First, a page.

As illustrated in FIG. 1, a mixture 101 of produced water and mercury containing natural is extracted from an underground reservoir 100. The mixture is separated in a gas-water separator 20 to recover a mercury-containing gas 21 and produced water 22. The mercury-containing gas is processed in absorber 10, where it flows upwards in contact with a scrubbing liquid 13 containing a water soluble sulfur compound, e.g., a polysulfide-containing solution which flows downwards. In the column, at least a portion of the mercury in the mercury-containing gas is transferred to the scrubbing solution, generating a treated gas 11 with reduced mercury levels along with a mercury-containing sulfur-depleted scrubbing solution 12.

A portion of the mercury-containing sulfur-depleted scrubbing solution is withdrawn as a purge stream 15, and disposed by injection into the underground formation 100. As shown, the produced water 22 is used as the scrubbing liquid for the removal of mercury. Produced water 22 is mixed with a concentrated solution of polysulfur species 14 for a makeup stream which is blended with the mercury-containing sulfur-depleted polysulfide solution 12, forming the scrubbing feed 13 to the column.

It should be noted that crude oil can be produced along with natural gas as part of the produced fluid from an underground reservoir, and that not all of the produced water recovered from a reservoir (after gas/liquid separation) is needed for use in the scrubbing solution.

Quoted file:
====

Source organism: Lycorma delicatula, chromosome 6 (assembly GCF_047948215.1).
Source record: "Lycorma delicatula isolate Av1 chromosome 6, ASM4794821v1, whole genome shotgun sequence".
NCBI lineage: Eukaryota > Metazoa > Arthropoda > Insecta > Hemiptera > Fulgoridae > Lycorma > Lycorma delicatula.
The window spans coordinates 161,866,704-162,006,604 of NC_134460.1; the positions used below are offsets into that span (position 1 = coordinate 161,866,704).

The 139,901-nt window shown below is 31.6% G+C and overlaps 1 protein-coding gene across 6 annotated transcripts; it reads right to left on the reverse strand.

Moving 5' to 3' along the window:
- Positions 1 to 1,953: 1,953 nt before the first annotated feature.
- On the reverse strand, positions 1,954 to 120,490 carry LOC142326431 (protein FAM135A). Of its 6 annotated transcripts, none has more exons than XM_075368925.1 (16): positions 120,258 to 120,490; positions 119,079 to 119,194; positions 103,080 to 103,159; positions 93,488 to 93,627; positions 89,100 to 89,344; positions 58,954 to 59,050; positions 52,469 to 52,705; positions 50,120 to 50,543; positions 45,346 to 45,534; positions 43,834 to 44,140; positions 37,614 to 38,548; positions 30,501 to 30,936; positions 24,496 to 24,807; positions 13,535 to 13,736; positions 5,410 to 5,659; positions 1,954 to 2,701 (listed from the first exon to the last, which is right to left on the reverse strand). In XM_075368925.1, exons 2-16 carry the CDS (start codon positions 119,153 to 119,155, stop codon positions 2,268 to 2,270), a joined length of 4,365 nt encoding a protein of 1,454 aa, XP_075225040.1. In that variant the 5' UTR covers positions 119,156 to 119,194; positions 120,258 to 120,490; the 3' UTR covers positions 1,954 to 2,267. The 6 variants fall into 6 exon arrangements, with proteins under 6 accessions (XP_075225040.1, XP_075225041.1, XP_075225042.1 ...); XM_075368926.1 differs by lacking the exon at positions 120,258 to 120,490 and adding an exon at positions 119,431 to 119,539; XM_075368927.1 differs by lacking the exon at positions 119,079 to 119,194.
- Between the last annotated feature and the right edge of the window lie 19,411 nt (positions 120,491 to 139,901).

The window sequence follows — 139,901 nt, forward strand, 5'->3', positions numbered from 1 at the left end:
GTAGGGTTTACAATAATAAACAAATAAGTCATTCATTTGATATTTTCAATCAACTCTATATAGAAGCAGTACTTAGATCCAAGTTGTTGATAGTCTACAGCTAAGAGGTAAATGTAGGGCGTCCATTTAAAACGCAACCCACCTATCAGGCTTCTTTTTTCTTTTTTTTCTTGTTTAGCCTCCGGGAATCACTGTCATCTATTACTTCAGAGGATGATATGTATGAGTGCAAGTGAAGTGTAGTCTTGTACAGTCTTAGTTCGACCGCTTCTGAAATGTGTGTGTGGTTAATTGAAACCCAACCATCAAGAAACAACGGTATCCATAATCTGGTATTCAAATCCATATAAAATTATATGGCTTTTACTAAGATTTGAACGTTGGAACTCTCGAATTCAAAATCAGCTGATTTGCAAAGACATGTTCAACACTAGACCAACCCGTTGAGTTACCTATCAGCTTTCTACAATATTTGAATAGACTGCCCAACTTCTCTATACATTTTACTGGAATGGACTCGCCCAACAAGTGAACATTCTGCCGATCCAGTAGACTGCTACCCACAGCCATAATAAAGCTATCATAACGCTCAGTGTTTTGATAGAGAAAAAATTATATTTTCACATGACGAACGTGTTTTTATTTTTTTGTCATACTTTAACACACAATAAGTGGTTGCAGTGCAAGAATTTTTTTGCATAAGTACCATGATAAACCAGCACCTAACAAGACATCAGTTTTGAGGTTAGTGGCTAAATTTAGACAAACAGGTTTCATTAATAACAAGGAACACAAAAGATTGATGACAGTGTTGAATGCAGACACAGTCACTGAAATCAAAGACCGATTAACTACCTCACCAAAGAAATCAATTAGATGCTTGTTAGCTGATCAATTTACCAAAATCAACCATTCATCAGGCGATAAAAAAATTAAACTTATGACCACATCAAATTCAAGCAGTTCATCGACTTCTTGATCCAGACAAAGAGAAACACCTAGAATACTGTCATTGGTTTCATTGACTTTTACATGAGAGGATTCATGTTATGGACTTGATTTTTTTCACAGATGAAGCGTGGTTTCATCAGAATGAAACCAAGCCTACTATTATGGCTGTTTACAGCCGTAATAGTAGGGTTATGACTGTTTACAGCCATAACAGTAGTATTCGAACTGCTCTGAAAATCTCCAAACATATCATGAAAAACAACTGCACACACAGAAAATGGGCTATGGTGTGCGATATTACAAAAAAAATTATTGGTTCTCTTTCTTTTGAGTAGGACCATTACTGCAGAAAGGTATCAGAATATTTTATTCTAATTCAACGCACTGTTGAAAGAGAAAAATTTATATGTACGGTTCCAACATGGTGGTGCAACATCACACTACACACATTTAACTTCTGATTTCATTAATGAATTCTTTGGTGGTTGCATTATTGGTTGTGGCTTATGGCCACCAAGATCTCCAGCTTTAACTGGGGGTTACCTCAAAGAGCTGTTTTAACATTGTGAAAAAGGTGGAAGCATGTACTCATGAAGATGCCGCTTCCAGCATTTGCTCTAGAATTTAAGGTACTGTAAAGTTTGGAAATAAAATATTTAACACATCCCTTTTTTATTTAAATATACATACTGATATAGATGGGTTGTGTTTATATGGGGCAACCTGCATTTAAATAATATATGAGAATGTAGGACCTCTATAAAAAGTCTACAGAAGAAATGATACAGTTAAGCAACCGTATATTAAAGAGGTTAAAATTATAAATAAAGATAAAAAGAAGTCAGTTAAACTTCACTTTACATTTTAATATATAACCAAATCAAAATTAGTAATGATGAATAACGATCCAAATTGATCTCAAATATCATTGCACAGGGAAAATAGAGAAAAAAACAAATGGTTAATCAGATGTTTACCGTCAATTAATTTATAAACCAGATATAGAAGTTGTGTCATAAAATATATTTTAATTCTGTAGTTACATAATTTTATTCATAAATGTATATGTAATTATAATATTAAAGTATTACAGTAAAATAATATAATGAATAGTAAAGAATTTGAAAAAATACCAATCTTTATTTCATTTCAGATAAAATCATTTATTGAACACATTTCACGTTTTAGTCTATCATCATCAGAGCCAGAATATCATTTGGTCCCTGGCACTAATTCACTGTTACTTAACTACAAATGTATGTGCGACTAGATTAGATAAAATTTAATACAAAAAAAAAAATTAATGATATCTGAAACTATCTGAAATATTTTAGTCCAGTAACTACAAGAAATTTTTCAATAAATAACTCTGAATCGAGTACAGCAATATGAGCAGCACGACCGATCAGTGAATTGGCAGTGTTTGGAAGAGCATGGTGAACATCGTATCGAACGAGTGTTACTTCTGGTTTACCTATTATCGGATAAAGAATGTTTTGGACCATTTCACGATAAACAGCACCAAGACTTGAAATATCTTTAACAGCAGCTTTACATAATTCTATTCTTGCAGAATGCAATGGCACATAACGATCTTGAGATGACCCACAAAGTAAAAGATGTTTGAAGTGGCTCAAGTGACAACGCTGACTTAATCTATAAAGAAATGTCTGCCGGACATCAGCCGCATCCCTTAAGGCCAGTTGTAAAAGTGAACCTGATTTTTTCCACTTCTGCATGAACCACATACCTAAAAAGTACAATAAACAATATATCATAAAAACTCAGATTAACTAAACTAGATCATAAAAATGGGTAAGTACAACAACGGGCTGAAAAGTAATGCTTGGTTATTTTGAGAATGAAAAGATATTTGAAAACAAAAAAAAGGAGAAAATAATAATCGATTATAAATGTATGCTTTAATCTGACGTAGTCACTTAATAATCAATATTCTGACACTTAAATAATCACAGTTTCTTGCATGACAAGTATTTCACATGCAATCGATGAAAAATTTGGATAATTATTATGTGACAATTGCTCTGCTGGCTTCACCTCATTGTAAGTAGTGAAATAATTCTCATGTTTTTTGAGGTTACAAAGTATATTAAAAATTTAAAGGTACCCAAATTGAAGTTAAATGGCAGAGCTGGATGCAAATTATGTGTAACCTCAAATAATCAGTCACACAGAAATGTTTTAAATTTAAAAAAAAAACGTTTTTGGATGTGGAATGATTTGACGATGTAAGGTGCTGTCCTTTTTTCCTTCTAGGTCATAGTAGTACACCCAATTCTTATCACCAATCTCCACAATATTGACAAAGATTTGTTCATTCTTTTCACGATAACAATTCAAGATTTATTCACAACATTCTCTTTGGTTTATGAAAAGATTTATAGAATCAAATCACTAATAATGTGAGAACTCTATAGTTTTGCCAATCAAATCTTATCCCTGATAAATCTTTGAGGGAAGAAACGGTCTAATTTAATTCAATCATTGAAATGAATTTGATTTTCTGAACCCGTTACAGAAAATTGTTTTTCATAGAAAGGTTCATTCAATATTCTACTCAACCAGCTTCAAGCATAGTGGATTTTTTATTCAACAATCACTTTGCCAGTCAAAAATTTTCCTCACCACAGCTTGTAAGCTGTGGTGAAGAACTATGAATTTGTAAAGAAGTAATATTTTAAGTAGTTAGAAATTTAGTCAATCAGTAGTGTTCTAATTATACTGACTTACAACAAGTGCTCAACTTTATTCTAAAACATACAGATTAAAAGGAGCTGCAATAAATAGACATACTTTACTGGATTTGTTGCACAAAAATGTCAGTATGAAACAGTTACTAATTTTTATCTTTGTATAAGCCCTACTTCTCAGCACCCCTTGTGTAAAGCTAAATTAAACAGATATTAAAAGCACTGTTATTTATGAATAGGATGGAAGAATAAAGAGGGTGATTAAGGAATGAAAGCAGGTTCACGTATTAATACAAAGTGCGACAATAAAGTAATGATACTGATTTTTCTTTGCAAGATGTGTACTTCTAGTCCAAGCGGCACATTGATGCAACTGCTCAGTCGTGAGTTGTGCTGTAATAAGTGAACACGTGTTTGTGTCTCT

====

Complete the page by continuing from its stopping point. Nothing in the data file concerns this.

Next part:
FIG. 2 illustrates another embodiment of the invention, wherein the polysulfide species for the scrubbing solution is generated on-site as part of the MRU. The on-site generation can reduce operating costs by generating polysulfide from less expensive sources such as elemental sulfur and sulfide reagents. As shown, a portion of the mercury-containing sulfur depleted polysulfide solution 12 is recycled to the absorber 10, another portion is optionally recycled by injection to formation directly (not shown), and a portion 15 is sent to a filtration system 40 for the removal of any solid HgS precipitates. The mercury-containing sulfur-depleted polysulfide filtrate 41 with reduced contents of solid HgS can be used in the polysulfide synthesis reactor 30. In the reactor, elemental sulfur 32 reacts with sodium sulfide in solution 31, generating the makeup sodium polysulfide concentrate stream 14.

For the purposes of this specification and appended claims, unless otherwise indicated, all numbers expressing quantities, percentages or proportions, and other numerical values used in the specification and claims are to be understood as being modified in all instances by the term “about.” Accordingly, unless indicated to the contrary, the numerical parameters set forth in the following specification and attached claims are approximations that can vary depending upon the desired properties sought to be obtained by the present invention. It is noted that, as used in this specification and the appended claims, the singular forms “a,” “an,” and “the,” include plural references unless expressly and unequivocally limited to one referent.